And there was a widow in that city; and she came unto him, saying, Avenge me of mine adversary.

And he would not for a while: but afterward he said within himself, Though I fear not God, nor regard man;

Yet because this widow troubleth me, I will avenge her, lest by her continual coming she weary me.

And the Lord said, Hear what the unjust judge saith.

And shall not God avenge his own elect, which cry day and night unto him, though he bear long with them?

I tell you that he will avenge them speedily. Nevertheless when the Son of man cometh, shall he find faith on the earth?” – Luke 18:1-8

This is such an interesting parable. I found the following in the Institute Manual:

“Luke stated the main message of the parable of the importuning widow and unjust judge- “men ought always to pray, and not to faint,” (Luke 18:1). The Greek word translated as “to faint” means to become discouraged or weary or to tire of something. In the parable, praying without giving up is represented by a widow who repeatedly appeals to a judge to remedy her injustice.” – New Testament Student Manual

“To faint” means to become discouraged or weary or to tire of something. Nephi doesn’t get discouraged or tired when repeatedly asked “What desirest thou?”

In fact, I kind of wonder – even though the Lord probably knew his heart and what he desired, maybe Nephi needed to say it. To get better answers, we need better questions. The Lord was willing to answer his questions, but he had to ask them first.

Maybe, before being asked “What desirest thou?” Nephi hadn’t really verbalized his feeling. I’m not sure if this makes sense. I have found that there are many times when I have “feelings.” Then, if I’m asked to describe what I’m feeling, I have to kind of search to figure it out. If you are reading this blog, then you get to see me trying to sort out the feelings I have into words. I think that this process can lead to epiphanies.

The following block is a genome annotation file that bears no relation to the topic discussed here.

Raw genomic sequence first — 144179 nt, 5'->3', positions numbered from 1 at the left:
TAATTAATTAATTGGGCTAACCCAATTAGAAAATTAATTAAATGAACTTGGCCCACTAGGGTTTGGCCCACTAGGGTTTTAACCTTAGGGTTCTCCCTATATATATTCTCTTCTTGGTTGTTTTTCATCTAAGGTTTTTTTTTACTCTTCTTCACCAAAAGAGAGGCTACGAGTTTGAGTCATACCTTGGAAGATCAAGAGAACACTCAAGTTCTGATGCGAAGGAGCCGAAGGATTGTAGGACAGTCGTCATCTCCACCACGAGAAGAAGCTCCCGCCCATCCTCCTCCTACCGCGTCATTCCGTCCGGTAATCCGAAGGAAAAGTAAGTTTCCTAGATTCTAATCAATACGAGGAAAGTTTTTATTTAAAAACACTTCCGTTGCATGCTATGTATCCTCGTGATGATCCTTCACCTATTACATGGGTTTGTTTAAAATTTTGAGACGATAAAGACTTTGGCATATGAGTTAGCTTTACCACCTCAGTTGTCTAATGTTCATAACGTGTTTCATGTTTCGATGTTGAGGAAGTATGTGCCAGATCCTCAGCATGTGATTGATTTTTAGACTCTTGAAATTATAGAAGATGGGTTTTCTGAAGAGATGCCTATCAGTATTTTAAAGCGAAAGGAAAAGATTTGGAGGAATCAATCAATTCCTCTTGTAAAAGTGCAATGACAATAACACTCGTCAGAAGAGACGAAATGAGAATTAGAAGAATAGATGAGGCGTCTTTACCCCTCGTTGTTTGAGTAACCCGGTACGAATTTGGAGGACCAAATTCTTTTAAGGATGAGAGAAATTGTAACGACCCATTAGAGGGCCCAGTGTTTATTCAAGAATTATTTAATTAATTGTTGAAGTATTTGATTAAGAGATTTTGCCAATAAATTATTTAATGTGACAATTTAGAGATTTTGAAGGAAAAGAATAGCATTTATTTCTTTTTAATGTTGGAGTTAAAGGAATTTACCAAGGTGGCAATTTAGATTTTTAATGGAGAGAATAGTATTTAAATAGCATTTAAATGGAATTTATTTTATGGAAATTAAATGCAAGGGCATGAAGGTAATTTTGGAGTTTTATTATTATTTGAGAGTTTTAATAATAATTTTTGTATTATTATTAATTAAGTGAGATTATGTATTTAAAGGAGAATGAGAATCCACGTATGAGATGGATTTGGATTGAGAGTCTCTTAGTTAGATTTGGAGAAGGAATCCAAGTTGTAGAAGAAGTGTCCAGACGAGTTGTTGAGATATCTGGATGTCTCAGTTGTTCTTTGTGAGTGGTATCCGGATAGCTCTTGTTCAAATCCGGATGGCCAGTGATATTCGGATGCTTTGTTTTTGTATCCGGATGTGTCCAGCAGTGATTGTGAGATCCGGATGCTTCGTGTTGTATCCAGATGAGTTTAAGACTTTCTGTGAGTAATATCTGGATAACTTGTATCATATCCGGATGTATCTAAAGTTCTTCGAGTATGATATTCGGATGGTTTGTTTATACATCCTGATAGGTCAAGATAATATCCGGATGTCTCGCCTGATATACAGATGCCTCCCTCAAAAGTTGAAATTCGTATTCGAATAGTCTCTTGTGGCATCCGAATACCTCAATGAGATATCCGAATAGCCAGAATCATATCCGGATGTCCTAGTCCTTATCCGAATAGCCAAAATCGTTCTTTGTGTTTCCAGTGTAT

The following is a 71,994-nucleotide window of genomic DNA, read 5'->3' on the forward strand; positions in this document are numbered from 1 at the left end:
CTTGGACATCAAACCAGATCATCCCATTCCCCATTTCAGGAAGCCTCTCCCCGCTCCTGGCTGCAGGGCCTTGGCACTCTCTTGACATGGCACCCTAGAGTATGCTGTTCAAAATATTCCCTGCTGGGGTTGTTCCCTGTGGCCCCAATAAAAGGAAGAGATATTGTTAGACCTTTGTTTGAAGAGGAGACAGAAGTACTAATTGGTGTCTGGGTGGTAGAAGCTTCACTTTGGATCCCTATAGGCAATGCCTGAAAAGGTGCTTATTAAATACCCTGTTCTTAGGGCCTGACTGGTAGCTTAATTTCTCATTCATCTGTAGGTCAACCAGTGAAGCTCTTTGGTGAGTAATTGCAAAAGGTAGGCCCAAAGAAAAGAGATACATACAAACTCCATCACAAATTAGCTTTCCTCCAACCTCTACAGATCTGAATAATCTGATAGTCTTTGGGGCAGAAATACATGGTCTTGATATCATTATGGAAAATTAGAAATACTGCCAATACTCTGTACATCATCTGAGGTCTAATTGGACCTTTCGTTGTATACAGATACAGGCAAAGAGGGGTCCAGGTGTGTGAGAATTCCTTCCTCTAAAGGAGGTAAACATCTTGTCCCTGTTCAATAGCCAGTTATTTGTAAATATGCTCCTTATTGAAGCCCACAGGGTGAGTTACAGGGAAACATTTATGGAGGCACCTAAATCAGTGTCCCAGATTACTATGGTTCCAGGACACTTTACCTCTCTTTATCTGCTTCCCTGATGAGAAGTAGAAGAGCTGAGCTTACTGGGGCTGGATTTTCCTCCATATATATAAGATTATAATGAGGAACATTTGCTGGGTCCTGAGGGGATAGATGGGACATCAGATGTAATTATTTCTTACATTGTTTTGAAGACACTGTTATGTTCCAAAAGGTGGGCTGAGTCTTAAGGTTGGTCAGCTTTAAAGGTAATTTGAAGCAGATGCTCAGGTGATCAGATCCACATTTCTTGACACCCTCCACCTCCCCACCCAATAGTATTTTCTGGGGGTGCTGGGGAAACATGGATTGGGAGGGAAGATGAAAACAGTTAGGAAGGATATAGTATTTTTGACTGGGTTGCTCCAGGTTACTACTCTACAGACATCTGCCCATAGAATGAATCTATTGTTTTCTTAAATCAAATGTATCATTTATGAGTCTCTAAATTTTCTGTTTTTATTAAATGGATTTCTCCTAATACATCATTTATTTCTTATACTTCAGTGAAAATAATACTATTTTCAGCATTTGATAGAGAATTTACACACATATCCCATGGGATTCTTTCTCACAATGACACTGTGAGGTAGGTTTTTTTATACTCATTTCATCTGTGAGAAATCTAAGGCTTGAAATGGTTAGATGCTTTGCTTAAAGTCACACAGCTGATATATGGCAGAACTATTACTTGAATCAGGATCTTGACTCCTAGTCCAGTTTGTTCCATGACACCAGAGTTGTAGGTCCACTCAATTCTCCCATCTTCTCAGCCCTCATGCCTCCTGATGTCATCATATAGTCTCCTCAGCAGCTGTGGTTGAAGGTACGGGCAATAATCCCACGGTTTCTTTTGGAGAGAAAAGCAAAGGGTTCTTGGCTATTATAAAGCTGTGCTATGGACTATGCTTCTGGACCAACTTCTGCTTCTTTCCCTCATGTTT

So – maybe Nephi needed to say what he wanted so that he would know precisely what he wanted – so that the Lord could then answer his prayer. He needed to be asked repeatedly because for some reason, we have to pray in the same way – without getting discouraged, always expressing our faith.

The institute manual continues:

“Elder Jeffrey R. Holland of the Quorum of the Twelve Apostles taught: “When lonely, cold, hard times come, we have to endure, we have to continue, we have to persist. That was the Savior’s message in the parable of the importuning widow. …” – New Testament Student Manual

I’m interrupting this quote for a second because I love what comes next, but I want to address one idea first. We have to persist. Nephi didn’t get frustrated when asked repeatedly, “What desirest thou?” He thought about it, and then he asked. He persisted, and this is why he received.

Okay, continuing on:

“Keep knocking on that door. Keep pleading. In the meantime, know that God hears your cries and knows your distress. He is your Father, and you are His child.” – New Testament Student Manual

I will go back to the experience that I shared in this blog post.

When I read this chapter and quote back in Heber, it was needful! I needed to read it! I already wrote about nudges. I kept feeling a nudge when I read the question “What desirest thou?” And I realized, I desire home.

The next day, when continuing on in 1 Nephi 11, I AGAIN read “What desirest thou?” Again, I had the nudge. At first, I kind of put the thought away – about my desire – because I had already explored it. Was it worth repeating? But, I was getting nudged. (And if you are reading this blog post, I hope it doesn’t annoy you to hear more about this story. Maybe you can find another commentary. For now, I’m going to keep sharing. Thanks!)

So, I asked myself again: What desirest thou?

The next nudge I received was the thought about the parable that I shared earlier. Were these two things related? Maybe not. As in, maybe not in a scholarly way. Don’t go to your Sunday School class and say that there is a relationship between the Spirit asking Nephi “What desirest thou?” and the parable of the importuning widow and the unjust judge. You may seem crazy.

Of course, this isn’t a scholarly blog. So yay!